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Grauballe Man: An Iron Age Bog Body Revisited
Grauballe Man: An Iron Age Bog Body Revisited
Edited by Pauline Asingh and Niels Lynnerup. Pp. 351, numerous b&w and color figs. Aarhus University Press, Aarhus 2007. $46. ISBN 978-87-88415-29-2 (cloth).
Wetland archaeology has revealed some remarkable discoveries, but few can rival the so-called bog bodies of northwestern Europe. These are dead human beings whose extraordinary preservation reminds us of our own mortality. They are not dry bones to be numbered, catalogued, and stored in some dusty museum vault along with thousands like them. The respect with which the authors of this report hold the subject of their inquiries comes across in the way they write; terms like “the deceased,” which one would normally encounter in the pages of a newspaper, are quite rightly used to discuss an Iron Age man discovered by peat diggers in a Danish bog on 26 April 1952. He is indeed deceased, but his death was not completely in vain, as the pages of this book make abundantly clear.
Many archaeologists of a certain age in both Europe and North America will have been attracted to the subject by reading that beautifully written book The Bog People: Iron Age Man Preserved (London 1977) by the Danish prehistorian Peter Vilhelm Glob. Glob was the archaeologist who supervised the lifting of, and subsequent research into, Grauballe Man, whose chance discovery created enormous public interest. Archaeology in the early 1950s faced many challenges; money was short, and even projects as prestigious as this had to be organized through cooperation among scholars and specialists, usually as favors to one another. We sometimes think today that project management, cost accountancy, and administration are the only ways to get things done. Glob’s book reminds us that there are other, rather less confrontational and always more pleasant, alternatives.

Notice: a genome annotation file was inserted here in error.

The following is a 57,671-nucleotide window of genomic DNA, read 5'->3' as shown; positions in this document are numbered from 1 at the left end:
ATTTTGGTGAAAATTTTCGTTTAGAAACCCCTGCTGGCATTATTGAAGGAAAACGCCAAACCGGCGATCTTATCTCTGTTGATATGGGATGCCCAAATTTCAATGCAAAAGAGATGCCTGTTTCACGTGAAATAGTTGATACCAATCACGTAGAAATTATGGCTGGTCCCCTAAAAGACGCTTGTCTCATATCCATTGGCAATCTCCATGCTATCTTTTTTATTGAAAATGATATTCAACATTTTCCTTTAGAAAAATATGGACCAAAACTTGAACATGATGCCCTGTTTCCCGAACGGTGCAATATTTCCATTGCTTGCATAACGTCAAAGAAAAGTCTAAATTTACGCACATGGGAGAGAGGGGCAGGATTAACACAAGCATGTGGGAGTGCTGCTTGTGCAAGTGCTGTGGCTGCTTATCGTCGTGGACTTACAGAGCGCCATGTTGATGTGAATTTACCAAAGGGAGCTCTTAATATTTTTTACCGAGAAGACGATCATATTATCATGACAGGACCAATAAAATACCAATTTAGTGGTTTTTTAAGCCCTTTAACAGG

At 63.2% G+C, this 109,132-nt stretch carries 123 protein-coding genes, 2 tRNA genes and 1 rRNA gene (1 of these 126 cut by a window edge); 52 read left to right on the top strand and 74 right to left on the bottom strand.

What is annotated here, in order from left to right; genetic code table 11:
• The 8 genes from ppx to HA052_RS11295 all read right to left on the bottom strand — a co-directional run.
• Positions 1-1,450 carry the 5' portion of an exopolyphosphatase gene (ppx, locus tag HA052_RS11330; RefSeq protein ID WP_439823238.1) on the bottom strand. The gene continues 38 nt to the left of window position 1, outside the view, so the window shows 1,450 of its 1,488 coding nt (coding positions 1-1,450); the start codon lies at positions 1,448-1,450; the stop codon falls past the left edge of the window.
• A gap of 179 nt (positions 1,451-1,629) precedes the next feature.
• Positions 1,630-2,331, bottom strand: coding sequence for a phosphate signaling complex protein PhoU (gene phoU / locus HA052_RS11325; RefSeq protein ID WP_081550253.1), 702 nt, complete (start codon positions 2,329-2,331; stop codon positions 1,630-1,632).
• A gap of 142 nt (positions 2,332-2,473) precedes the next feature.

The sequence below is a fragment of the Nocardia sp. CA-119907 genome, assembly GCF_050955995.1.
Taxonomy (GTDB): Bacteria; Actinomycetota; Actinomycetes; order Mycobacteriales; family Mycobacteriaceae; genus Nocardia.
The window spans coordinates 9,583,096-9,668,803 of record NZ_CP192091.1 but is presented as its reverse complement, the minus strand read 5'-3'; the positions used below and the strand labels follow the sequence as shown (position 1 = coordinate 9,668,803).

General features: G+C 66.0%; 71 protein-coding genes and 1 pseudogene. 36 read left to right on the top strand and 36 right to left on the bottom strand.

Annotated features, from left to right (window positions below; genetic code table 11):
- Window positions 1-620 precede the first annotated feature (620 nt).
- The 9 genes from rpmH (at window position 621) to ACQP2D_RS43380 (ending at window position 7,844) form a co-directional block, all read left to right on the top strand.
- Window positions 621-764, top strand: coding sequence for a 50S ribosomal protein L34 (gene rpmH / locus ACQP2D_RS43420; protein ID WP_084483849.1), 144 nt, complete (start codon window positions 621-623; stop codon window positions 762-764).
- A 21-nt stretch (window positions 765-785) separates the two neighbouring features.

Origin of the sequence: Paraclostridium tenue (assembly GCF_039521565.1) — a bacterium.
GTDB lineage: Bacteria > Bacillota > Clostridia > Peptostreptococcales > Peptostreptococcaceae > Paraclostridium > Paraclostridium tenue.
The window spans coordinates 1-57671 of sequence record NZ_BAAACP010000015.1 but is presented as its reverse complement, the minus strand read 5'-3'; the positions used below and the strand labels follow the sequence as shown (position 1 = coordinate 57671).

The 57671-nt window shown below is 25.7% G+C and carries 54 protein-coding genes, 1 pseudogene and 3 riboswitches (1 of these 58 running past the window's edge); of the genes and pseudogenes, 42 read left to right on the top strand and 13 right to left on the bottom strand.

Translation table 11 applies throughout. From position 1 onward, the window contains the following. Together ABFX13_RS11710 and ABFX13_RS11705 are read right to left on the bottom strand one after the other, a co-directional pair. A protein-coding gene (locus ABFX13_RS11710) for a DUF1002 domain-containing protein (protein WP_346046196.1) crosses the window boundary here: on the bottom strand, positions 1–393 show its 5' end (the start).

Fifty years after his discovery, the remains of Grauballe Man have been comprehensively reexamined using an almost bewildering variety of scientific techniques, all of which are clearly explained; indeed, I would recommend this report to anyone starting out in science-based archaeology. The reexamination has shown that the decisions made by Glob and his unsung conservator, Lange-Kornbak, were almost without exception correct. This was particularly true of their controversial decision to use tanning as the ultimate method of conservation. Put another way, Glob and Lange-Kornbak completed the process that had been begun by the bog. The 50th-anniversary reexamination left no stone unturned and confirmed that Grauballe Man was probably killed and laid to rest in an old peat-cutting trench, sometime in the latter part of the third century B.C.E.
Sadly, for those of us who were students in the 1960s and like a good story, one of the most publicized findings of the earlier research—that his final meal included the addition of ergot, a potent hallucinogen—now turns out to be false. Instead it seems that his throat was slit from ear to ear after a series of rather non-nutritious meals of grains and weed seeds, in which ergot naturally occurred in quantities so small as to probably not cause hallucination. Yet the picture of Grauballe Man’s execution—for that is what it was—is now clear, if nonetheless shocking. He was hit hard across the legs to bring him to his knees. As he fell, his head was grabbed, sharply bent back, and his throat was deeply cut, also severing the veins and arteries to the brain. He would have lost consciousness in a few seconds and died very shortly afterward.